BOCA RATON – Anyone wishing to understand the futility that has been FAU football over the past few years need look no further than the games against Saturday’s opponent.
In the only two meetings between Rice and FAU the football gods haven’t exactly taken the Owls hailing from Boca Raton under their wings. Though, for that matter, FAU hasn’t helped itself much.
Looking for its second win of the season and a 2-0 record in conference play last season, FAU took a 26-14 lead against Rice with 9 minutes remaining. Then the weather delay came, shocking FAU into submission and sending the season into a downward trajectory from which Florida Atlantic couldn’t recover.
Rice returned from the locker room invigorated, scoring 13 points on three possessions to steal a game FAU had seemingly locked up.
One year later, the video didn’t make the loss more palatable.
“That was a tough one,” defensive coordinator Roc Bellantoni said. “We watched it the other day. We played the last 13 minutes about 40 snaps or 38 snaps. It was tough to watch.”
FAU’s recent late-game problems trace back to a game against Rice – but not that one. In 2013, the year before current head coach Charlie Partridge arrived in Boca Raton, FAU imprudently asked backup quarterback Greg Hankerson to keep throwing the ball despite a late 14-6 lead.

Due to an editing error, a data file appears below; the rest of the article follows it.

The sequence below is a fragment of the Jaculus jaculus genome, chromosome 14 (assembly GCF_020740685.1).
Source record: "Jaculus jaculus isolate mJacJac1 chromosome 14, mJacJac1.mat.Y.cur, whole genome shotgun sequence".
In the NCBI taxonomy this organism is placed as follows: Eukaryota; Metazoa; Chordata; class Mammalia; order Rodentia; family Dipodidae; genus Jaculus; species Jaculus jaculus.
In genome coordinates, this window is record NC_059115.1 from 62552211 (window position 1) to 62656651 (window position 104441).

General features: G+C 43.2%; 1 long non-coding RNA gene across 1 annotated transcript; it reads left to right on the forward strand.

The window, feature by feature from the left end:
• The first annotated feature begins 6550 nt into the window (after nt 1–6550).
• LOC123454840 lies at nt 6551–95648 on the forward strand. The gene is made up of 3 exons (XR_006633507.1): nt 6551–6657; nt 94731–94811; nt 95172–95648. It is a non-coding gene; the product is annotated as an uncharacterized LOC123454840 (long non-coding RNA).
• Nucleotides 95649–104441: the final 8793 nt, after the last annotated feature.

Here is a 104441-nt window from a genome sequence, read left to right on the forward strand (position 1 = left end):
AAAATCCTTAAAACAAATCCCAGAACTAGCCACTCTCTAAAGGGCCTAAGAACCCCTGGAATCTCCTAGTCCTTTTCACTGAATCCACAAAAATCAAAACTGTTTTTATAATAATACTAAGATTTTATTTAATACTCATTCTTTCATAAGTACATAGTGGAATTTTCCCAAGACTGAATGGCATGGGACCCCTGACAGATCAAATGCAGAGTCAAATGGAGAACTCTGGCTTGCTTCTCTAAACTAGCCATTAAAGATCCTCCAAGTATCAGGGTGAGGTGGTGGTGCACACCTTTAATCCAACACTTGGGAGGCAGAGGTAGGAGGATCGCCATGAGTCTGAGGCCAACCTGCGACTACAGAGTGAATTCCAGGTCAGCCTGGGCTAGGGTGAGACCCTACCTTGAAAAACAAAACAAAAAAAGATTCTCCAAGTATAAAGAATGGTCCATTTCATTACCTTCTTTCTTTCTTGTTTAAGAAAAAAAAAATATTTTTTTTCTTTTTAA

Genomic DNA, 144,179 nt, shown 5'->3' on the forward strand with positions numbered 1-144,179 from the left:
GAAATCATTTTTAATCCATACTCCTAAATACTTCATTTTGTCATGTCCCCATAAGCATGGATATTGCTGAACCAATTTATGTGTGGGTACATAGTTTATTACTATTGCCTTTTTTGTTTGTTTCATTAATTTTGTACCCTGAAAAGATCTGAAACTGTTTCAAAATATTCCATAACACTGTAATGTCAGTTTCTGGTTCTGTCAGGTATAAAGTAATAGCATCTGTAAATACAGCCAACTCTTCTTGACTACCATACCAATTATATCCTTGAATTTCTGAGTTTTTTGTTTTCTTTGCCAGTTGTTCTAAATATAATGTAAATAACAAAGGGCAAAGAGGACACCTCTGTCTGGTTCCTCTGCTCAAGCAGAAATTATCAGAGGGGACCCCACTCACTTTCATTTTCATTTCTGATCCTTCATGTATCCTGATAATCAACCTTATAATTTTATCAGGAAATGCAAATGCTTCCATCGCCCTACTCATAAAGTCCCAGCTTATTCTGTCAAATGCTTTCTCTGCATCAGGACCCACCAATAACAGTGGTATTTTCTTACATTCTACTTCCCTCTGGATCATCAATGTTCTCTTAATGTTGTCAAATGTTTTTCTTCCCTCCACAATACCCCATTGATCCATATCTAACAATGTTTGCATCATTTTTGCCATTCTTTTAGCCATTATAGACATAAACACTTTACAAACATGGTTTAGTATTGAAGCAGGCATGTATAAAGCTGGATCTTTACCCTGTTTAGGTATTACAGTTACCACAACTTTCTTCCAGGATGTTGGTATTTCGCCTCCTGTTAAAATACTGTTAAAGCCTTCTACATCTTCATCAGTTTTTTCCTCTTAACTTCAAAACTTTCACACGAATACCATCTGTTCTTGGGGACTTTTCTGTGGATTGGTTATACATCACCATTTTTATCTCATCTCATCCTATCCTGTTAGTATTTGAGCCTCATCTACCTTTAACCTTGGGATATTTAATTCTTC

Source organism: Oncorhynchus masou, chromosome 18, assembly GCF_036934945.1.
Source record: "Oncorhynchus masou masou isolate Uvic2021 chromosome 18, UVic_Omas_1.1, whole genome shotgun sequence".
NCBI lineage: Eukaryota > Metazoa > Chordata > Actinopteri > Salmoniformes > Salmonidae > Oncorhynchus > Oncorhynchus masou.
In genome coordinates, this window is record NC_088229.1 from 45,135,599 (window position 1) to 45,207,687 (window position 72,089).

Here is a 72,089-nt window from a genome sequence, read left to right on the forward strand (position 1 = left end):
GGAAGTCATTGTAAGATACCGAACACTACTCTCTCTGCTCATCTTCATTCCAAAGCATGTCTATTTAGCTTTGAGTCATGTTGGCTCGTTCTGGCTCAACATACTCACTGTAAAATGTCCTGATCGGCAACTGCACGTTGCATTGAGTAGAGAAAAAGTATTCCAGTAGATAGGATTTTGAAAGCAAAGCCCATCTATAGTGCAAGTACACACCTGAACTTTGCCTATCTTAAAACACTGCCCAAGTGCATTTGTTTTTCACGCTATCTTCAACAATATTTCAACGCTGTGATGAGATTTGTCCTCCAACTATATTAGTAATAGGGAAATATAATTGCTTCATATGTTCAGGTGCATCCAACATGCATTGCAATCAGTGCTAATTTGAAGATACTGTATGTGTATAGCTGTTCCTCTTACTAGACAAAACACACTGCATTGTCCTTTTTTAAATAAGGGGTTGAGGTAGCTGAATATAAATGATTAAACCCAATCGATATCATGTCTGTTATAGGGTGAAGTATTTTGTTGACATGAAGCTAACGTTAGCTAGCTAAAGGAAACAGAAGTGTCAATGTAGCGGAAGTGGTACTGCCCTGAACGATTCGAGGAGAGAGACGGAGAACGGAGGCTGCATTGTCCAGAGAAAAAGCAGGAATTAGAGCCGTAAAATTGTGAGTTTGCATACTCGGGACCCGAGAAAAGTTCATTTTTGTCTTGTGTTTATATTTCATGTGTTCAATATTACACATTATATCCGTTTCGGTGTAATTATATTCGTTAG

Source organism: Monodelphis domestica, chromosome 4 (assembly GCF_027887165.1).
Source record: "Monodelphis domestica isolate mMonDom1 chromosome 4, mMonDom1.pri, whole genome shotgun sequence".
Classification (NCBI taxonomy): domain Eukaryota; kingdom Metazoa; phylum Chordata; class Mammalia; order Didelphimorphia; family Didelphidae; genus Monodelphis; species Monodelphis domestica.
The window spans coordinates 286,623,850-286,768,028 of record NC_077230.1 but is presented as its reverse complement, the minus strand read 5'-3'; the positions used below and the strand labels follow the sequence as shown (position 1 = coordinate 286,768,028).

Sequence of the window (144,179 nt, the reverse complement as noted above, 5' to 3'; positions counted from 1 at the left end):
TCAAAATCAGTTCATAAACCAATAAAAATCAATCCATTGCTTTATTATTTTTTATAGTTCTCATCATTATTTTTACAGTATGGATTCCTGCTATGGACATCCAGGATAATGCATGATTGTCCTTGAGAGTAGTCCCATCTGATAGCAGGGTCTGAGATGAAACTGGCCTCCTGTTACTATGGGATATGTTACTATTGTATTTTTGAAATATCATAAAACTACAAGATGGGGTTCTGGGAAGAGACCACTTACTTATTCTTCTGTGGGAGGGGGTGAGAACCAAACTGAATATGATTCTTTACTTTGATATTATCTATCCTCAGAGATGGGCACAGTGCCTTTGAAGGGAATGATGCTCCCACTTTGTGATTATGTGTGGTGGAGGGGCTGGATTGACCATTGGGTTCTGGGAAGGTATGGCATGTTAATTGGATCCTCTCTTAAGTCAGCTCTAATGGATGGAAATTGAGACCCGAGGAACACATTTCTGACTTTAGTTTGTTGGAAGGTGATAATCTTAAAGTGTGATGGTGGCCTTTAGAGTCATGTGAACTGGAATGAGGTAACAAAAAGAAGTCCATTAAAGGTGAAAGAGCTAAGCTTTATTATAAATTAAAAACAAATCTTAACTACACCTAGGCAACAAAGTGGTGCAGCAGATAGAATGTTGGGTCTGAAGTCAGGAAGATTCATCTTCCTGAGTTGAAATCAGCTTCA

The result? Hankerson dropped the ball once while scrambling inside his own 10, which Rice would convert into a touchdown. Hankerson would then throw two more interceptions. Three turnovers in the final five minutes prevented FAU from its first-ever Conference USA win.
Three seasons, and one regime change, later young and injury-riddled FAU is eight games into its season and once again heads to Rice looking for its first C-USA win of the season.
FAU still confuses many with play calls, can’t hold leads and is in dire need of proof that the program is heading in the right direction.
Playing one of the weakest schedules in the nation, FAU earned losses to Ball St. and Marshall – two teams ranked in the bottom 25 in nation in total defense. A loss to FIU came against a team that currently ranks in the bottom 20 in scoring defense. Marshall is also in the bottom 25 in total offense and FIU resides in the bottom 25 in scoring offense.
All navigated the mildewed swamp of bewilderment that FAU football has become in large part because FAU sits in or near the bottom 10 in all four of the previous categories.
In this case, statistics haven’t lied. The 1-7 FAU Owls are not playing good football. Those statistics tell the same story about 1-7 Rice, which, like FAU, has yet to beat an FBS opponent.
In Rice, Partridge sees a foe similar to his Owls.
“Rice is one of the youngest teams in the nation,” he said. “You see mistakes of youth on their end.”
Coming off an embarrassing 52-3 homecoming loss to Western Kentucky that followed a bye week, Saturday’s game in Houston represents FAU’s best chance in its remaining four games to earn a victory.
It’s also the latest opportunity to reverse an ignominious trend that began in the Owl Bowl some three years ago when FAU first showed it could be one of the best teams in the nation – for 50-or-so minutes, anyway.